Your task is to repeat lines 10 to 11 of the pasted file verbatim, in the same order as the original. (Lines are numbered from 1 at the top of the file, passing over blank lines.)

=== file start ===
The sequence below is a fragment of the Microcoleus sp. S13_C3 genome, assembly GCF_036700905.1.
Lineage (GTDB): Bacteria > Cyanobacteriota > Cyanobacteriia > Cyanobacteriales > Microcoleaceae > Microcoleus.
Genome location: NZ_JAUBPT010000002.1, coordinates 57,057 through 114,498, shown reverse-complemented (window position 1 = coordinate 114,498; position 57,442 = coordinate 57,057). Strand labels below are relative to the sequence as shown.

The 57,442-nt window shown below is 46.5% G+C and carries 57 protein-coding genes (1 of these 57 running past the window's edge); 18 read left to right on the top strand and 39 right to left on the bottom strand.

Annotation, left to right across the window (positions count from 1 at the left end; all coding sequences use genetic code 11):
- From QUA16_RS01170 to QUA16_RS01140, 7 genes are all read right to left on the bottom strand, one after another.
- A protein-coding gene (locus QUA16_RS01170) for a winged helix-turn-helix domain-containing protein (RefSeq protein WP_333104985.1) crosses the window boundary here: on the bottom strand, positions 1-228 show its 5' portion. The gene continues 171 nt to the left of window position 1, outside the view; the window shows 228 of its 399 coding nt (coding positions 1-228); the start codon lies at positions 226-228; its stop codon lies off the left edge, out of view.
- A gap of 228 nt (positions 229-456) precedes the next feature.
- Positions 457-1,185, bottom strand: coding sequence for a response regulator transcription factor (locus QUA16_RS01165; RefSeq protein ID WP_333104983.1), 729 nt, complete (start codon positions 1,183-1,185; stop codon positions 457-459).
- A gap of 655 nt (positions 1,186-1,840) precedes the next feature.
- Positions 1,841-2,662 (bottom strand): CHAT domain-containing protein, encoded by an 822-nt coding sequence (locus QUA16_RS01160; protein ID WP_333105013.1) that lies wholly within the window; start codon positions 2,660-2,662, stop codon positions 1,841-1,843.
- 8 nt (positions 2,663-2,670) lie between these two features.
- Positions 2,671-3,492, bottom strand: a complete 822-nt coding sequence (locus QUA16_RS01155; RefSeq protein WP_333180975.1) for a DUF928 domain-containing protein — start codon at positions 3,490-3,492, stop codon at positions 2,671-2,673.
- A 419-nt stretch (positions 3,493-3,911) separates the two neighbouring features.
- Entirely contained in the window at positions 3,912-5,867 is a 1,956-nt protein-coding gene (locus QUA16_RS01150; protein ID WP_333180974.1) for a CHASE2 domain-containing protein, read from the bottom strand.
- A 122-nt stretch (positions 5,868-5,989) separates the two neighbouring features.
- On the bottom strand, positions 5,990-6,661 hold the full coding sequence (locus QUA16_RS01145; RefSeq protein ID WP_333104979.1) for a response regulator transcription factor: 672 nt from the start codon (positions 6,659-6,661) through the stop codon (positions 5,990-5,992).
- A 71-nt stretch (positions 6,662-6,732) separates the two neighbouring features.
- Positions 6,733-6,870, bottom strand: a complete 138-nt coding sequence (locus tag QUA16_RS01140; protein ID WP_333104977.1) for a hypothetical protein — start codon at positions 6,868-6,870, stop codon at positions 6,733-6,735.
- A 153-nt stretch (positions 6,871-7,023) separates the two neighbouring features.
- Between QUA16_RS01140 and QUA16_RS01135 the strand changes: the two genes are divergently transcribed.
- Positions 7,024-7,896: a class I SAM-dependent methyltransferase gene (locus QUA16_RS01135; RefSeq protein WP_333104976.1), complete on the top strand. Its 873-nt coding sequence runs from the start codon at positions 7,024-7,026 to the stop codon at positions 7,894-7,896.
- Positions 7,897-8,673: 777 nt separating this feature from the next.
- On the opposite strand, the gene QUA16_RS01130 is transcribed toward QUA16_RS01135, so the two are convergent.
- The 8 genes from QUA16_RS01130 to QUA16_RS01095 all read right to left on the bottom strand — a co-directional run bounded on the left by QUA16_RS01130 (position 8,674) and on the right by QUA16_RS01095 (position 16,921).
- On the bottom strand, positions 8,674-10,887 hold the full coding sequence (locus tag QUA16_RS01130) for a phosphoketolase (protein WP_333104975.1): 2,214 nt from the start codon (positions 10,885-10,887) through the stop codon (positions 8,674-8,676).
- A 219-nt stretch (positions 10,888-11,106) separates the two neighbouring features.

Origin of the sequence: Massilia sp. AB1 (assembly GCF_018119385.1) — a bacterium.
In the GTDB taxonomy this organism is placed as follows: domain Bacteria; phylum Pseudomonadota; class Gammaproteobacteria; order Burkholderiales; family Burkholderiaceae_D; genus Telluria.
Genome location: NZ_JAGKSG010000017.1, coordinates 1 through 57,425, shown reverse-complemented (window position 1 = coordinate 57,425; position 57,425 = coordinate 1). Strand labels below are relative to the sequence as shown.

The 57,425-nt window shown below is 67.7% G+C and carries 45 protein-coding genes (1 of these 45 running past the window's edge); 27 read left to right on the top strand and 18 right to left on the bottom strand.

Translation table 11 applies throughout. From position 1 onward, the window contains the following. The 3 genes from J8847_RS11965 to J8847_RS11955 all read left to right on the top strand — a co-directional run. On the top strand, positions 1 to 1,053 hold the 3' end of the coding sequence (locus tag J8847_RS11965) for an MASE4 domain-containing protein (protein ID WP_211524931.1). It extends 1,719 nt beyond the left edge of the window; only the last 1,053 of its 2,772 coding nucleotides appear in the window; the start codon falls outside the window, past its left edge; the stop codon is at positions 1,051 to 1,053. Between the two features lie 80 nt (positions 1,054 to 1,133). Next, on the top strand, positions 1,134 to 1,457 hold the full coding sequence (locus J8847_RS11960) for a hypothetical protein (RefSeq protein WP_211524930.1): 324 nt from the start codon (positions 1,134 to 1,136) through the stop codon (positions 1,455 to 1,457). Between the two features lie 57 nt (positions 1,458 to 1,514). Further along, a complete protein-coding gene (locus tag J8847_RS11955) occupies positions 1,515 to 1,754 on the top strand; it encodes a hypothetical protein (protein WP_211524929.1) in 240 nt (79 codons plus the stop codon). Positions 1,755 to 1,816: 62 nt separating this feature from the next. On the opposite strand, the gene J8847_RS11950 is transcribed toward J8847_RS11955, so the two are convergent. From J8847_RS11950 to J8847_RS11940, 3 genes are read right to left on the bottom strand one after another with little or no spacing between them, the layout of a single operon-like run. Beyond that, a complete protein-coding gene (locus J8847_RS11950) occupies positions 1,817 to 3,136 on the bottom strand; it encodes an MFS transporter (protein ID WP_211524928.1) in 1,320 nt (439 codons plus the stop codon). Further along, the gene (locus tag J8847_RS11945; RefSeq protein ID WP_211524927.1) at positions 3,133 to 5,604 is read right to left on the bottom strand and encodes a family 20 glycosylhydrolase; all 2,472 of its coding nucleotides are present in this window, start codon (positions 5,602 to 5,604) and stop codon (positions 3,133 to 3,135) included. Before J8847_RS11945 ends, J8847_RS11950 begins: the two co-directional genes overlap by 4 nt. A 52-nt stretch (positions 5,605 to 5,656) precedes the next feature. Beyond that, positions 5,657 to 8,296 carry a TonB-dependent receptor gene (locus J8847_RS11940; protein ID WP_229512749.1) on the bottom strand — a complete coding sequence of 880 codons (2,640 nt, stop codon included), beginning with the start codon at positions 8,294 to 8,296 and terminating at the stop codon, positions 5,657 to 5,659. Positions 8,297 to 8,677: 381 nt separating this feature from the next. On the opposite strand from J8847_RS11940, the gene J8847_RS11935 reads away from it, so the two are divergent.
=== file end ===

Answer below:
- A gap of 655 nt (positions 1,186-1,840) precedes the next feature.
- Positions 1,841-2,662 (bottom strand): CHAT domain-containing protein, encoded by an 822-nt coding sequence (locus QUA16_RS01160; protein ID WP_333105013.1) that lies wholly within the window; start codon positions 2,660-2,662, stop codon positions 1,841-1,843.